Stunning, yet startling. Who pulled off the Mace Hijack coup?

Mace

As the mace was carried past him by an uncapped man clearly not dressed in white and black, common sense or patriotic adrenaline should have spurred Senator Ben Murray-Bruce to activate one of the action characters many go to see at his cinemas.

It would have confirmed Wednesday’s Senate plenary as the most theatrical and value-for-money session in Nigerian legislative history. It would have eclipsed the 2013 episode of Rivers state House of Assembly lawmakers beating themselves up with their mace, Chuba Okadigbo absconding with the fourth Senate’s mace to ‘Ogbunike cave’ in 2000, and the destruction of the mace and subsequent free-for-all on the floor of the legislative house of Western Nigeria in May 1962.

The Wednesday hijack of the Senate mace was not news to historians but history is not in the curriculum that formed and is forming Nigerians today. So the legend of ‘the mace runner’ will be recorded as another distraction from politicians by people whose fundamental headache is fending for daily bread during the day and relaxing with the Premier League or Big Brother Nigeria as the day winds down. Heck, Cee-C’s hailstorm on Tobi was arguably a more newsworthy spectacle to buzz and fuss about. Politicians can stuff themselves and life will go on.

Nigerian Senators receive N13.5 million for running costs monthly, hence should be able to take care of themselves. For three months receipts, a Senator could purchase the SUV used to comfortably wheel the mace away from the National Assembly complex. For the billions spent on them annually, security should not be an issue in the Senate; it should sting the ears that just anyone could, on the claim of being with a Senator (though suspended), make his way to the front of the chamber and successfully lift and evacuate the symbol of authority.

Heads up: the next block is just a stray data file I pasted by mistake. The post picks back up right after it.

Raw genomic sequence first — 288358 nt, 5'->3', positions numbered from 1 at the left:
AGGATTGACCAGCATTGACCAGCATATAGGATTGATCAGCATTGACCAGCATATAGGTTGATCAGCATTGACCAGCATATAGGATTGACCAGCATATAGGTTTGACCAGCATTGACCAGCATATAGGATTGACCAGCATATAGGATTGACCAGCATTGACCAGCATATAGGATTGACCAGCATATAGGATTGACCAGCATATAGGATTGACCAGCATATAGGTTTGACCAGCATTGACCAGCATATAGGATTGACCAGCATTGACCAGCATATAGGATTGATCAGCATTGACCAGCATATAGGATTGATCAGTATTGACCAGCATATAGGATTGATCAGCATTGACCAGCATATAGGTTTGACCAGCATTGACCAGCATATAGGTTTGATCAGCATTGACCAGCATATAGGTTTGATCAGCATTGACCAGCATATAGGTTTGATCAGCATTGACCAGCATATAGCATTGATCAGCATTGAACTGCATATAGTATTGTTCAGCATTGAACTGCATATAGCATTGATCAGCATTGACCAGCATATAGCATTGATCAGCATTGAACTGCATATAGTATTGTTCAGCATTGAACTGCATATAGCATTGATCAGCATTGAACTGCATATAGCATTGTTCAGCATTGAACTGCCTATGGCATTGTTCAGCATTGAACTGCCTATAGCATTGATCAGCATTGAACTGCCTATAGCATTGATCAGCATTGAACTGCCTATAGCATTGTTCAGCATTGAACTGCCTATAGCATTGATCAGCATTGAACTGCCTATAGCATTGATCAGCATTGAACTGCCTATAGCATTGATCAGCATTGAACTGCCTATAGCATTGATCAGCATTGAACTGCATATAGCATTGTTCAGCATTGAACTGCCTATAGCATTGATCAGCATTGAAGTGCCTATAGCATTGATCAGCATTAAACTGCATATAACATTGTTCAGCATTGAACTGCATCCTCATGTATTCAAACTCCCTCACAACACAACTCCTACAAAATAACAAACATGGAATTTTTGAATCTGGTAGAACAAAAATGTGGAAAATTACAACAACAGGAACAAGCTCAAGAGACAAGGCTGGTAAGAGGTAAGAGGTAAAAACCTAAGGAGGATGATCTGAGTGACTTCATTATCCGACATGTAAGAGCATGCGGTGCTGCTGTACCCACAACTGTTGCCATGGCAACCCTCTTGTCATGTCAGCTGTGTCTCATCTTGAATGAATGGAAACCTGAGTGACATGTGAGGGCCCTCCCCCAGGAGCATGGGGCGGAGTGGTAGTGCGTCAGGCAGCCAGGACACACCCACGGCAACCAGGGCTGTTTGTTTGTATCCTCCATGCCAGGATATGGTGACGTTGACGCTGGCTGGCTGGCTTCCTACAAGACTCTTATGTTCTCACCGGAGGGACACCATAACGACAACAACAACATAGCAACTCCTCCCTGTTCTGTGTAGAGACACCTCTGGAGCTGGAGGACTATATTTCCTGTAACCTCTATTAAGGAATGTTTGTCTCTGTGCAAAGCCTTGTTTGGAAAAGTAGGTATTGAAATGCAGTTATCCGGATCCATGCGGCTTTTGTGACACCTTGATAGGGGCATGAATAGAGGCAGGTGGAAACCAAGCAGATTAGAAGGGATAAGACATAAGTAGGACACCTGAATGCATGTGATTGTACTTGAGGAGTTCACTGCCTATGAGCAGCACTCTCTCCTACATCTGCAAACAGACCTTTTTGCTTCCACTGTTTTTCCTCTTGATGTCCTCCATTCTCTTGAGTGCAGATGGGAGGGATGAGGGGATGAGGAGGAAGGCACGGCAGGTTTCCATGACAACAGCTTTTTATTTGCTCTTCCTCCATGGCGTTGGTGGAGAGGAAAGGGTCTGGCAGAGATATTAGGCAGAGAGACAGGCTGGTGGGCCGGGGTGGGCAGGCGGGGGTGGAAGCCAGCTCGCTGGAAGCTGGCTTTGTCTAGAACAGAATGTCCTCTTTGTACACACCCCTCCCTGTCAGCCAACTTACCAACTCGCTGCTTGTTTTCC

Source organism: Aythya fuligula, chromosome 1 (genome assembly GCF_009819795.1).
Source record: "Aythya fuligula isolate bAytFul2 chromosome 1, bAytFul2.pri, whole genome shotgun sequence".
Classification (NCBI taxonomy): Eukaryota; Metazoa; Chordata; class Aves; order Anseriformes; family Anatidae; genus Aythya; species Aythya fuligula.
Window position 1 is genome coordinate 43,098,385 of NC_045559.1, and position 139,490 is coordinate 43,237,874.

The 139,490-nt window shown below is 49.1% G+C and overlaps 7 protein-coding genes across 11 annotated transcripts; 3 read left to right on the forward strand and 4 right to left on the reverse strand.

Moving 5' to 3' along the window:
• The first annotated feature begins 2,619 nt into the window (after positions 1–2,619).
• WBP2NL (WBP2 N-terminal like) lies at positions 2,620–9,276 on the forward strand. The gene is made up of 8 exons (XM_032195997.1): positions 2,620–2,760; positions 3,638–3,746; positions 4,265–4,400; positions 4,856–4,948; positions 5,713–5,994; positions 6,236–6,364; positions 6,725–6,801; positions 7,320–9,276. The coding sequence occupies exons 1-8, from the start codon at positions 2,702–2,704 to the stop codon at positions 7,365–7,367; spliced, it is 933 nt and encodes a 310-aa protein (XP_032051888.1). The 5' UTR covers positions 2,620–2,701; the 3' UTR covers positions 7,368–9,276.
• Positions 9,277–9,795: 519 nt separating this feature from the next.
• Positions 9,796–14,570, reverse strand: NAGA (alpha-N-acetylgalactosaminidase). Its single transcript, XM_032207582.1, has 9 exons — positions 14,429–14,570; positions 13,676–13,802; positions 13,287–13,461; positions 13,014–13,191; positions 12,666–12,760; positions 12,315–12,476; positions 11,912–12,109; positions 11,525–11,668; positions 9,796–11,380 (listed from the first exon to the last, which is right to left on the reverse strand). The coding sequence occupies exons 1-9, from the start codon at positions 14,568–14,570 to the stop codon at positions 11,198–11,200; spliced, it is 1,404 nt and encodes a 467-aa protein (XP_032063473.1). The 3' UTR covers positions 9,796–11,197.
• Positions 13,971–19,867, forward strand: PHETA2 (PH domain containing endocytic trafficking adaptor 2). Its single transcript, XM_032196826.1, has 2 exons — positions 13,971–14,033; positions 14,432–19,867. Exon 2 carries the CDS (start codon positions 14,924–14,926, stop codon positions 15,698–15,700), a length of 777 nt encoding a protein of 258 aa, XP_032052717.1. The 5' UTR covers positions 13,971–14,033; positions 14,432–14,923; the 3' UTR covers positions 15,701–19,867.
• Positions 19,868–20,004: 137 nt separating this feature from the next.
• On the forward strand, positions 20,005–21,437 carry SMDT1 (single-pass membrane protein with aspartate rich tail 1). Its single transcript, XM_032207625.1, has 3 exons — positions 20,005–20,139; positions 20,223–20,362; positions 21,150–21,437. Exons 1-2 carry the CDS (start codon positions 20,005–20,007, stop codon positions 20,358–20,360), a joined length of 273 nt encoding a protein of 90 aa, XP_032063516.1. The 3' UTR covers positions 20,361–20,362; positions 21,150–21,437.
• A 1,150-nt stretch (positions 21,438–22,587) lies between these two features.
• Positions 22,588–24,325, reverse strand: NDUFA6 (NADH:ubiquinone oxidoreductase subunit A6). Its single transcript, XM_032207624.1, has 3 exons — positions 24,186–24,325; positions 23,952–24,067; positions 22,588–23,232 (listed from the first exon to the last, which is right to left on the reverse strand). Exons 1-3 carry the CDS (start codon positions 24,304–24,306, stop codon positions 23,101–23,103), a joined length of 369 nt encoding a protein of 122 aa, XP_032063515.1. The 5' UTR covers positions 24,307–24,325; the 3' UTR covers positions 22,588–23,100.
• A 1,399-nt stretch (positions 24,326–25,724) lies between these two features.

That was drama, but Nigerians have had so much drama from their leaders that they don’t care anymore. However, this 8th Senate is different in a way that calls the Obasanjo-era Senate to memory but with its unique marks.

It is the Senate with a leader whose cold relationship with the Executive’s leader and their party leader is always in the news. Interestingly, both Bukola Saraki and President Buhari, numbers 3 and 1 respectively in the country, were on official trips both sides of the Atlantic as the upper chamber of the country fought. In words and deeds, Buhari and Saraki have not shared much in common beyond the number of alphabets that make up their surname. Both men had different ideas about the leadership of the Senate, and remain at cross-purposes as to the way it runs its core activities, especially the confirmation of the Executive’s choice of appointees. The presence of the suspended Delta Central Senator, Ovie Omo-Agege, at the scene of the hijack brought both leaders into focus. His suspension, heavily contested, was for supporting President Buhari over the Senate’s decisions on the 2019 elections timetable. Indicted in an official Senate statement as the mastermind of the hijack and subsequently escorted away for questioning by the Police, he has denied any wrongdoing.

Then, Whodunit? Who pulled that mini-coup?

As Senator Murray-Bruce observed on Channels News at 10, everyone involved in the throwing of chairs and hijack of the mace were caught on various cameras, both professional and amateur. Yet, no one has been named. The entire ancestry, work and medical history of such bandits would have been shared on WhatsApp by now if this had been in a saner clime. With all the biometric data it has collected through several means over the years, one should expect the Nigerian Intelligence community to start using cases like this to shine.

Vice President Yemi Osinbajo reportedly met with the deputy senate president, Ike Ekweremadu, in the aftermath; a probe has been commissioned. The DSS and the Police had a 24-hour deadline from the Senate to return the mace, and they delivered. It is to be hoped that findings are not swept under the red carpets and guilty parties allowed out of the country only to say later that they escaped. If there is anything worth believing in ‘Nigeria’, that pattern should not recur this time.

Whoever directed a thug to arm himself with the totem of the upper legislative arm; what possible harm could they not do to the Nigerian people if permitted?

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